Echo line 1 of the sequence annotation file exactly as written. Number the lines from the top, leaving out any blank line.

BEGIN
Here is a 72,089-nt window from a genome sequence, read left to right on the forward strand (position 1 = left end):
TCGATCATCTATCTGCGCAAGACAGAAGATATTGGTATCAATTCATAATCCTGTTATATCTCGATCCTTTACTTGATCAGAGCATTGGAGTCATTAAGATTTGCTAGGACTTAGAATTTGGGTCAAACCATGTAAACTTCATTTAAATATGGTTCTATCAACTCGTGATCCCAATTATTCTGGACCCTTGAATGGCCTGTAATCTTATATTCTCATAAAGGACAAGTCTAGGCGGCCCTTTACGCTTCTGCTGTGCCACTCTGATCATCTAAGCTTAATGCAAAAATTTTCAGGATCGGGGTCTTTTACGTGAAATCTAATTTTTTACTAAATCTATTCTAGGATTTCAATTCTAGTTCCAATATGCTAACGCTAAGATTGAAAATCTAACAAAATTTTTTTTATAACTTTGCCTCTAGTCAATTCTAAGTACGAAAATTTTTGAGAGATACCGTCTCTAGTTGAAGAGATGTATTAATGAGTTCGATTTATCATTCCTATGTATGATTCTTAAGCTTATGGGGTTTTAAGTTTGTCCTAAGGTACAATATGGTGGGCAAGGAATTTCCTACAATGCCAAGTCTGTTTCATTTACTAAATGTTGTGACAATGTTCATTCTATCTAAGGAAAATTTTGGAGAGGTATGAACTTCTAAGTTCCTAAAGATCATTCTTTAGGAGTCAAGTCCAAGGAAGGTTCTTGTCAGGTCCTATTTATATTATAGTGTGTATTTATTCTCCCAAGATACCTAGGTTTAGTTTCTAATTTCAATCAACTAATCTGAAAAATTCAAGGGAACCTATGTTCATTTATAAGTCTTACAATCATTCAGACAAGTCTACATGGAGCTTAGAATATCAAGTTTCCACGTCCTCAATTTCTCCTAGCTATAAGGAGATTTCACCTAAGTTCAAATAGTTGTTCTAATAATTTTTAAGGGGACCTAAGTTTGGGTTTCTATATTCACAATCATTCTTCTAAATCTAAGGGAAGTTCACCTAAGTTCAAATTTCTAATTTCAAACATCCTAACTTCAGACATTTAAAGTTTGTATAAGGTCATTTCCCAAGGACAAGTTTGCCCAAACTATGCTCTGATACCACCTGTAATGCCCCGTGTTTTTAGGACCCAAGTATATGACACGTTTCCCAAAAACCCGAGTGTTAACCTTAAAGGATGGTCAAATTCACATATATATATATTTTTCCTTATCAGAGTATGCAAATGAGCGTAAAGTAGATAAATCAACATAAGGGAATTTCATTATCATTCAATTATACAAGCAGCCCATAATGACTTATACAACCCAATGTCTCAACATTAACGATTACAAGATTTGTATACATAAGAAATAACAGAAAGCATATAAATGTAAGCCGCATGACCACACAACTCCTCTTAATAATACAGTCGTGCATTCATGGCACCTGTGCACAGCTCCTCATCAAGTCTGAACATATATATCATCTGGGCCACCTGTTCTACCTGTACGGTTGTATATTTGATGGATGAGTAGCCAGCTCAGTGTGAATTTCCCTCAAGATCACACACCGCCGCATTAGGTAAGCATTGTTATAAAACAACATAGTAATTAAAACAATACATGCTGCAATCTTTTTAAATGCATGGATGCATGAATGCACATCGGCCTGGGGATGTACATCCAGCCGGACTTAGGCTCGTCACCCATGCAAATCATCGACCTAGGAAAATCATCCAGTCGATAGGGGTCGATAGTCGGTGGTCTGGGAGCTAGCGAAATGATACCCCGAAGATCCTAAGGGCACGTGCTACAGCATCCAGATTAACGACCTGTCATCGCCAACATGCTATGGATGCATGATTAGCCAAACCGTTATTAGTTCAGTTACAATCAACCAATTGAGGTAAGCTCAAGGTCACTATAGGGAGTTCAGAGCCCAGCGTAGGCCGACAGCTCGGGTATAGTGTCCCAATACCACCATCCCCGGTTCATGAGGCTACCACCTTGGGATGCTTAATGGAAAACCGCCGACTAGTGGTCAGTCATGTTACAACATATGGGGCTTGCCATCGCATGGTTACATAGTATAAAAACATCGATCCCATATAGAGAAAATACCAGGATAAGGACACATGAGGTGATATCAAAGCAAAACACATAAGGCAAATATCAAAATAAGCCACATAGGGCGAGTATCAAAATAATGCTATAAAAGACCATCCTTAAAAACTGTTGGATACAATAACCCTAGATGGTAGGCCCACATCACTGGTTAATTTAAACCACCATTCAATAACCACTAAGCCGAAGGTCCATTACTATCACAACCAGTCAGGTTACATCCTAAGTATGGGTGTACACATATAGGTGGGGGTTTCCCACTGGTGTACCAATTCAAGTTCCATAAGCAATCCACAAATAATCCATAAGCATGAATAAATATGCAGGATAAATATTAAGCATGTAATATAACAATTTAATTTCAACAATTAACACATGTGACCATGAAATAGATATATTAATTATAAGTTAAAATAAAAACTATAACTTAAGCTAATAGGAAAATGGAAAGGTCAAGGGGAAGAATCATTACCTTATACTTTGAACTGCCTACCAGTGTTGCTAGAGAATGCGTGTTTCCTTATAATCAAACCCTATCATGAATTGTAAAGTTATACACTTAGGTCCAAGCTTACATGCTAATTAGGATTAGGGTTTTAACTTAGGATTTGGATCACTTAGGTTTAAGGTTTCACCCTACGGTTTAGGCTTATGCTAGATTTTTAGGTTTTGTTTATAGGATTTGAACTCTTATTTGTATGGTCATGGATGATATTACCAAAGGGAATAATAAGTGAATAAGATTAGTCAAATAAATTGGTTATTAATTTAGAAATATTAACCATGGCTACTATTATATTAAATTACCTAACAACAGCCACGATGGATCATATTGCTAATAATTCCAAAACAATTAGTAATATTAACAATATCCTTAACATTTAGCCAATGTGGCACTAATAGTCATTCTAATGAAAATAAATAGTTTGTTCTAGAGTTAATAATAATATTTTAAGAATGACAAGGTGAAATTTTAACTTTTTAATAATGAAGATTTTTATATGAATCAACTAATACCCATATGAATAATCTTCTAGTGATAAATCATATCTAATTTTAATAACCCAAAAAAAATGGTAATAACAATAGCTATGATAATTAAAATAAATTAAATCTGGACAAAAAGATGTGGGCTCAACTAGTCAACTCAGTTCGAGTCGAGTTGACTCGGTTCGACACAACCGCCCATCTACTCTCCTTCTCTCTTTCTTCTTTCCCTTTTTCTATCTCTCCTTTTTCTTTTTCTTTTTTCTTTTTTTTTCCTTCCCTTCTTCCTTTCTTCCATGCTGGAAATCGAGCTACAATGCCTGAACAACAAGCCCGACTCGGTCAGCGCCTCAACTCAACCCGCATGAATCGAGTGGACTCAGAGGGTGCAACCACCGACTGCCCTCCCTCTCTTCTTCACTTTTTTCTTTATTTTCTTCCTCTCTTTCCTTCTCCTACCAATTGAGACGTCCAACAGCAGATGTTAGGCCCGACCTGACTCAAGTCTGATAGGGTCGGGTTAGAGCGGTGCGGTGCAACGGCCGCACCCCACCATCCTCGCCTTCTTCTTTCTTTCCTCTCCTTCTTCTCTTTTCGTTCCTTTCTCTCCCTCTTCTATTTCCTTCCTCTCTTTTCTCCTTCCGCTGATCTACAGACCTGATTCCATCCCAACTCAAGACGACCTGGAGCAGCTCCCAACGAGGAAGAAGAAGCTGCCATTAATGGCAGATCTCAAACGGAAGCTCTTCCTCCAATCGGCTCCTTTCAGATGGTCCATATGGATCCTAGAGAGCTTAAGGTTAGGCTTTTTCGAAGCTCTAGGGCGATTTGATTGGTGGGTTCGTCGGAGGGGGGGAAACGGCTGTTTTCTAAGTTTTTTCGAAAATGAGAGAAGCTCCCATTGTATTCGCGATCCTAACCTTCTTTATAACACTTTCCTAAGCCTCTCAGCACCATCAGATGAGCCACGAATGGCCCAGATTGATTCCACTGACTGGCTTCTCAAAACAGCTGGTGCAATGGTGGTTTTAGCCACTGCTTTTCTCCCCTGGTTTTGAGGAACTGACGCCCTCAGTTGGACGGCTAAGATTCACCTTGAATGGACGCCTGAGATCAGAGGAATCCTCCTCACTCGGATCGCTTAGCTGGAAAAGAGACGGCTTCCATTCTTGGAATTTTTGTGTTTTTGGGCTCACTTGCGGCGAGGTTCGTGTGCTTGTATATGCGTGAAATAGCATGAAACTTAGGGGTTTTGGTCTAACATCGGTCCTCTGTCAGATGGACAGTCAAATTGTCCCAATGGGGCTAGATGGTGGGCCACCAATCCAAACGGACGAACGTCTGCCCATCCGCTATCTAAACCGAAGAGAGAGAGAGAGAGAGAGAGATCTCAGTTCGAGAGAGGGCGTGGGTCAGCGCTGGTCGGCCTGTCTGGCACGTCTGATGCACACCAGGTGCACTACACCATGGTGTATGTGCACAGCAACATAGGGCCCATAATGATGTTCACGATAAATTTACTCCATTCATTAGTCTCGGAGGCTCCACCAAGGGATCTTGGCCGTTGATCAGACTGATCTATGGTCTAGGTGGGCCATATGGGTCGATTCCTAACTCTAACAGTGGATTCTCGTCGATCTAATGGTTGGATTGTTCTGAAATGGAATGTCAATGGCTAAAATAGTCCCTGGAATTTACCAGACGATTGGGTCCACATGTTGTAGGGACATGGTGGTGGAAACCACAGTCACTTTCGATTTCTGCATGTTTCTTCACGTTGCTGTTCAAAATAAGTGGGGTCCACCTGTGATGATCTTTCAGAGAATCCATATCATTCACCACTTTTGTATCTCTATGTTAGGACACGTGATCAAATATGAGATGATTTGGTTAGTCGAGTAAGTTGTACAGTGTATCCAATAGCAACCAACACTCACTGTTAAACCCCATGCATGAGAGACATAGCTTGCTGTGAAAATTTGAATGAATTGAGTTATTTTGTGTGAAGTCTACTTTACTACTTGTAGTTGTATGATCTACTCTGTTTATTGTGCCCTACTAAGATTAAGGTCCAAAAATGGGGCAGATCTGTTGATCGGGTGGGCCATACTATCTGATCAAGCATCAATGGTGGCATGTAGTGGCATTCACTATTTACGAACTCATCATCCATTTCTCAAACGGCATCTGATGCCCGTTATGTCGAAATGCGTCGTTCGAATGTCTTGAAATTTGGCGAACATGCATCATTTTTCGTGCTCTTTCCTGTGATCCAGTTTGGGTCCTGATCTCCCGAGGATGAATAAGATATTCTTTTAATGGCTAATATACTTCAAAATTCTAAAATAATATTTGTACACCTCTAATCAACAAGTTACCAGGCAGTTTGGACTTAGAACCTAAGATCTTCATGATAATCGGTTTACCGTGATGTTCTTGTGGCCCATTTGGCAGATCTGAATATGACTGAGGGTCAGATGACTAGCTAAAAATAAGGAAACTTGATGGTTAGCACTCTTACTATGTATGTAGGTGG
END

Here is a 72,089-nt window from a genome sequence, read left to right on the forward strand (position 1 = left end):